The task switcher isn't unlike the one on the S7. It is the rolodex that's been around for a while, with Nougat niceties like screen pinning and multi-window support. To be fair to Samsung though, its flagships had multi-window since way before it was cool (debuted on the Galaxy Note 3), and it's only now making its way to stock Android.
And yet, Samsung's implementation is still better and more powerful that what you'd find on a Pixel, or on the LG G6, for example. Here, you can resize the windows to just about any ratio, you can swap them, and you can even have pop-up apps on top of the two ones that are in multi-window.
Another thing you can do is literally crop a small strip of an app, cutting away unneeded interface elements, and have it docked to the top or bottom of the display so you can have it always visible.
There are of course Edge panels (gasp).The opinions on these range between 'turn them off as soon as the phone is out the box' to 'quite useful'. You pull them out by swiping from one of the screens's edges - the position of the shortcut is adjustable in both side and height.
The available panels include Apps edge (pre-configured app shortcuts), People edge (pre-configured contact shortcuts), Tasks edge (various shortcuts, e.g. Take selfie or Create event), and Device maintenance is your one stop shop for checking storage, memory and battery modes. Smart select is a new addition allowing you to take screenshots of a crop of the screen, doing text recognition or keeping an image pinned to the top. You can deactivate Edge panels if you don't want and enable others (including downloading additional panels).
Edge feeds are gone now, if you're the one person that cares.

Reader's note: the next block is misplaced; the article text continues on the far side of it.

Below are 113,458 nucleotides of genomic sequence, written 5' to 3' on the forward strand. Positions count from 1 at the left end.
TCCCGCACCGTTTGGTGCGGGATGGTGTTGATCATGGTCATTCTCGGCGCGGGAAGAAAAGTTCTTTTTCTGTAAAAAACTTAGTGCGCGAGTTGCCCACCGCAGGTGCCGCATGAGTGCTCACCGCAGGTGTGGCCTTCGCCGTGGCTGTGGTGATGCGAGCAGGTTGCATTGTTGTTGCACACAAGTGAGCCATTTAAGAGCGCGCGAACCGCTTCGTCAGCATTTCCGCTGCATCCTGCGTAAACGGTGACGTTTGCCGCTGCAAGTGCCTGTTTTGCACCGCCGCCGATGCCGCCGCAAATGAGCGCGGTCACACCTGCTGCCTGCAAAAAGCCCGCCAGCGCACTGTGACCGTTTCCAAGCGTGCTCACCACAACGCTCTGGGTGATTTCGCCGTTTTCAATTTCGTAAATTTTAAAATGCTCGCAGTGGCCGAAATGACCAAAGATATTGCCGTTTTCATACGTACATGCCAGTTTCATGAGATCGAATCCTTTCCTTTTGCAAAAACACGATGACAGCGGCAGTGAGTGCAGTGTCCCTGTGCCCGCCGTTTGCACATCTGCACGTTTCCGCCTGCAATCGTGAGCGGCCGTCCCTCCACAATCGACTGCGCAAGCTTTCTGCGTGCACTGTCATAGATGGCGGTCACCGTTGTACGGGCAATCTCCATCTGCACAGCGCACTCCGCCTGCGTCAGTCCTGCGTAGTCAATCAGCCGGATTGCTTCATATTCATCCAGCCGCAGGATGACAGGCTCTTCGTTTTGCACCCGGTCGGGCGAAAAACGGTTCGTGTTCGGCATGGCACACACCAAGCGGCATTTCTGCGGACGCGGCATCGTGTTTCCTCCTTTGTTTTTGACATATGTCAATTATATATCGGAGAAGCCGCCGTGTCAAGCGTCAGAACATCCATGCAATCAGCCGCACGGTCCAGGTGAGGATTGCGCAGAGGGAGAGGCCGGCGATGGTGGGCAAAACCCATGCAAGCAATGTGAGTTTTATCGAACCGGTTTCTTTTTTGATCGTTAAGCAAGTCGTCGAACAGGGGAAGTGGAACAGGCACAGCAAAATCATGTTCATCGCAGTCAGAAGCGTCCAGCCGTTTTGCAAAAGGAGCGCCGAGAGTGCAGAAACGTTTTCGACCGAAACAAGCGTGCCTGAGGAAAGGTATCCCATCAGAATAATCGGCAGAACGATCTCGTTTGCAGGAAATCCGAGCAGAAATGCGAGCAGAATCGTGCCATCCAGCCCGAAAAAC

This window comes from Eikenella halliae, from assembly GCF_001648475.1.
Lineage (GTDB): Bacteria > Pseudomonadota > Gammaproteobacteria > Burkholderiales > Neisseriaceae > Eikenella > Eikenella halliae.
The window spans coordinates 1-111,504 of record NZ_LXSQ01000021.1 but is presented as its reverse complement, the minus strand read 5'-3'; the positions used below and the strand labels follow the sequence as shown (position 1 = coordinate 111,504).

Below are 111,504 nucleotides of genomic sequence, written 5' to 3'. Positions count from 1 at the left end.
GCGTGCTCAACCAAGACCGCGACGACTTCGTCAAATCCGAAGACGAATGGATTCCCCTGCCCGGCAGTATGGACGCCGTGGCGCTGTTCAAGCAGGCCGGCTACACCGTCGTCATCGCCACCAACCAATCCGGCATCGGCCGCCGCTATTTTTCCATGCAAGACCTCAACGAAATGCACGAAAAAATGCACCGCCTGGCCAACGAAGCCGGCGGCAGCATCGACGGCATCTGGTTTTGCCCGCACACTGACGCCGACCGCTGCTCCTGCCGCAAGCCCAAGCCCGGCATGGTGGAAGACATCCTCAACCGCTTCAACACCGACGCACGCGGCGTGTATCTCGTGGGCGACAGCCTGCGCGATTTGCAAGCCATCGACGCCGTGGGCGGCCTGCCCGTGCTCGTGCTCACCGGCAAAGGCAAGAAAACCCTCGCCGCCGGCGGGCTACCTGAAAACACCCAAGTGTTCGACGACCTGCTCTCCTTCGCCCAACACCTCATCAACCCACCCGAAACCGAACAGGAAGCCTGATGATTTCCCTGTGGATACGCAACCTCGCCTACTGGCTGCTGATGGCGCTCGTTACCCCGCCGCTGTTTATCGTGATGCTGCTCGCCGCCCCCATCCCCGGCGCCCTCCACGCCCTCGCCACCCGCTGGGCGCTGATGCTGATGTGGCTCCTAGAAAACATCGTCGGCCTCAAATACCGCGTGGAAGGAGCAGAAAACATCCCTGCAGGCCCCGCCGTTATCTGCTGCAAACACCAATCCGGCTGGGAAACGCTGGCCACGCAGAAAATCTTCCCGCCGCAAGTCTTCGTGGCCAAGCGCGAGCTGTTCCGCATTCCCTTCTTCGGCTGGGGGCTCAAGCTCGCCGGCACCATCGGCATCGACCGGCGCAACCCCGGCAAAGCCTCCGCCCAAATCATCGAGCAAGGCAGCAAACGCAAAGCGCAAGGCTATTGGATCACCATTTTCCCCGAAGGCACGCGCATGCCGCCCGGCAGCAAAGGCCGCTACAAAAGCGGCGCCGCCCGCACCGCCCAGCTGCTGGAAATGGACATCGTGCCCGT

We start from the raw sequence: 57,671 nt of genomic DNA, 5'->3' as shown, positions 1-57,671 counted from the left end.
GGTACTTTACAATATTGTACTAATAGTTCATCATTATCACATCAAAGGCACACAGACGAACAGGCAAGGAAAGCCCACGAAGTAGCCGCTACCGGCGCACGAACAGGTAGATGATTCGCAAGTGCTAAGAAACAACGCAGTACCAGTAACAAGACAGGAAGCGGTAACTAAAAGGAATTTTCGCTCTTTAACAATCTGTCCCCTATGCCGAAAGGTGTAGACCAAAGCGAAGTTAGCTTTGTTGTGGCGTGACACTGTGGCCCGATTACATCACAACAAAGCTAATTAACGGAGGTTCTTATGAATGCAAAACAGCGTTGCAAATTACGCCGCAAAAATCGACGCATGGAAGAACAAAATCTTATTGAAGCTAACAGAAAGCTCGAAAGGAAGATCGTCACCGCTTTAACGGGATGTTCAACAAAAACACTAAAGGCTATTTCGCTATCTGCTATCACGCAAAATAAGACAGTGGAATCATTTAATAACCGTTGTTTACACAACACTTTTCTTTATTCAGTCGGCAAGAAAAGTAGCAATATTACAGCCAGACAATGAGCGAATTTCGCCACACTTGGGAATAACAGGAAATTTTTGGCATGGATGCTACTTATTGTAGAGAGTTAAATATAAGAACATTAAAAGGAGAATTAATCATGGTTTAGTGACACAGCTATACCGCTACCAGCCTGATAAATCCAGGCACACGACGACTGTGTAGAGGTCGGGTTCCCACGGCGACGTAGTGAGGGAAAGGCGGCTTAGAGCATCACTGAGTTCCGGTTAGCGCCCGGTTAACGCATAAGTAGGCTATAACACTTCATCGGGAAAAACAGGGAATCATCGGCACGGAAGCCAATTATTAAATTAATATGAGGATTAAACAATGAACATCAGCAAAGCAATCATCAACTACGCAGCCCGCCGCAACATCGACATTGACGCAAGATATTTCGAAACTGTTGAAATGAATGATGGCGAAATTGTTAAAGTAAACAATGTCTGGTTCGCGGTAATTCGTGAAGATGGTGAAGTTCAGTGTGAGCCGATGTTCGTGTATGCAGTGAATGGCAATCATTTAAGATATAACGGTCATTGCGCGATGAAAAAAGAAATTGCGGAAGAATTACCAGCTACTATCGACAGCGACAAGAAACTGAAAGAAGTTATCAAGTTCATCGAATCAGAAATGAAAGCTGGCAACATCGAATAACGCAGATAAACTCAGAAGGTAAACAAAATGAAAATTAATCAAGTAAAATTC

The third and final Edge screen feature is Edge lighting. It's a prettier, easier to notice notification light. It works when the Galaxy S8+is face down and uses the sides of the screen to create a colorful aura around the phone. It hurts us leaving the phone face down, hence we never gave that much use.
Now, it may be narrow, but it sure isn't short, this Galaxy S8+. Samsung acknowledges that some folks would still like to be able to use it single-handedly on occasion, so it's included a One-handed mode. It's not on by default, but when you enable it, you can swipe diagonally from either bottom corner and the interface will shrink to more-manageable proportions. Alternatively, you can call it with a triple-tap on the Home button.
Secure folder has been around for a while too. It's where you can keep files, memos and apps away from prying eyes. It's locked independently from the lockscreen - one can use a fingerprint, the other an iris. You can also install two copies of an app - one in plain sight and one in the Secure folder. And you can hide the folder too, so people can snoop all they want and will not find anything suspicious.
Samsung says Secure folder is like having a second phone. It does feel a lot like it too - you can have a different Google account in the Secure folder, you can launch the camera from here and photos you take go straight into the secure gallery. There are secure Contacts too, calls to them do not show up in the regular call log, but you can import contacts from your phone's non-secure-folder alter ego.
The Game Launcher has been Samsung's way of outplaying other makers in mobile gaming since the S7. It groups all your games in one place, so they don't get lost in the busy app drawer.
The in-play Game tools portion of it has been redesigned, and offers pretty much the same functionality as before, admittedly in a much more straightforward manner. You can disable notifications during a game and disable touch sensitivity around the edges, as well as the pressure sensitive Home area. You can grab screenshots, and record gameplay too, up to 1080p resolution.
Since the S8+ has an atypical screen aspect ratio, it's up to the particular game whether it will adopt the 18.5:9 ratio and fill the screen (Asphalt does it) or it will run in a 16:9 ratio in the center of the screen. For those that don't play nicely, Samsung's game tools have a forced fullscreen mode you can enable (app restart required) where you're basically getting a cropped version of the game, but at least it does take up the entire screen.